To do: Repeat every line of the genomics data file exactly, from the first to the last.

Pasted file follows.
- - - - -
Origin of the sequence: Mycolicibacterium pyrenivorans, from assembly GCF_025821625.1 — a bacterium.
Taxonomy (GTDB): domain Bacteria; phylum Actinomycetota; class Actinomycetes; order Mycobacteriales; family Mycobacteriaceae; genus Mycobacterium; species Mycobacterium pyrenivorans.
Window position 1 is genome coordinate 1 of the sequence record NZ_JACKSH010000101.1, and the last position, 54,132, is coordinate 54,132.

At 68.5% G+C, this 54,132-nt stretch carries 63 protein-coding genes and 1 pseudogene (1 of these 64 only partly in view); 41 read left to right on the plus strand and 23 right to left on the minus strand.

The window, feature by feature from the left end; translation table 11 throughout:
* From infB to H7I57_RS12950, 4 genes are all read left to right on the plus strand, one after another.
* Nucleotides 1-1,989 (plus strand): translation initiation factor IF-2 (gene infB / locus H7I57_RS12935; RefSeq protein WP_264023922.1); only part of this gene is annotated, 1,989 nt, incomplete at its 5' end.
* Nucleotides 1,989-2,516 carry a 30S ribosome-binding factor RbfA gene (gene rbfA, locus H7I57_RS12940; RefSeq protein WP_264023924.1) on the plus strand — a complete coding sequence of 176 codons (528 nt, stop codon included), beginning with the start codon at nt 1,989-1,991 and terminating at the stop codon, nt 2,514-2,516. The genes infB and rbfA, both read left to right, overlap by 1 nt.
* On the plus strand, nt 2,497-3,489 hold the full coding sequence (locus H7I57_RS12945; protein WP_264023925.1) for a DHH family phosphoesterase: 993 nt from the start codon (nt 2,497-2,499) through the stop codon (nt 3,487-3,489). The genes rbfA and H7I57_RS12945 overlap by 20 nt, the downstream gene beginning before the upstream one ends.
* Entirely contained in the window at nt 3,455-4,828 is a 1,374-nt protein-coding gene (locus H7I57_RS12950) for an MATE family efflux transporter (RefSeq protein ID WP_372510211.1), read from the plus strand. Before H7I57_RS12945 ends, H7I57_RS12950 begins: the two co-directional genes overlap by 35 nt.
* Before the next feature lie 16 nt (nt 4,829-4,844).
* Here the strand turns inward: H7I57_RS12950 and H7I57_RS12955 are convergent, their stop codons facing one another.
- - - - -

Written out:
Origin of the sequence: Mycolicibacterium pyrenivorans, from assembly GCF_025821625.1 — a bacterium.
Taxonomy (GTDB): domain Bacteria; phylum Actinomycetota; class Actinomycetes; order Mycobacteriales; family Mycobacteriaceae; genus Mycobacterium; species Mycobacterium pyrenivorans.
Window position 1 is genome coordinate 1 of the sequence record NZ_JACKSH010000101.1, and the last position, 54,132, is coordinate 54,132.

At 68.5% G+C, this 54,132-nt stretch carries 63 protein-coding genes and 1 pseudogene (1 of these 64 only partly in view); 41 read left to right on the plus strand and 23 right to left on the minus strand.

The window, feature by feature from the left end; translation table 11 throughout:
* From infB to H7I57_RS12950, 4 genes are all read left to right on the plus strand, one after another.
* Nucleotides 1-1,989 (plus strand): translation initiation factor IF-2 (gene infB / locus H7I57_RS12935; RefSeq protein WP_264023922.1); only part of this gene is annotated, 1,989 nt, incomplete at its 5' end.
* Nucleotides 1,989-2,516 carry a 30S ribosome-binding factor RbfA gene (gene rbfA, locus H7I57_RS12940; RefSeq protein WP_264023924.1) on the plus strand — a complete coding sequence of 176 codons (528 nt, stop codon included), beginning with the start codon at nt 1,989-1,991 and terminating at the stop codon, nt 2,514-2,516. The genes infB and rbfA, both read left to right, overlap by 1 nt.
* On the plus strand, nt 2,497-3,489 hold the full coding sequence (locus H7I57_RS12945; protein WP_264023925.1) for a DHH family phosphoesterase: 993 nt from the start codon (nt 2,497-2,499) through the stop codon (nt 3,487-3,489). The genes rbfA and H7I57_RS12945 overlap by 20 nt, the downstream gene beginning before the upstream one ends.
* Entirely contained in the window at nt 3,455-4,828 is a 1,374-nt protein-coding gene (locus H7I57_RS12950) for an MATE family efflux transporter (RefSeq protein ID WP_372510211.1), read from the plus strand. Before H7I57_RS12945 ends, H7I57_RS12950 begins: the two co-directional genes overlap by 35 nt.
* Before the next feature lie 16 nt (nt 4,829-4,844).
* Here the strand turns inward: H7I57_RS12950 and H7I57_RS12955 are convergent, their stop codons facing one another.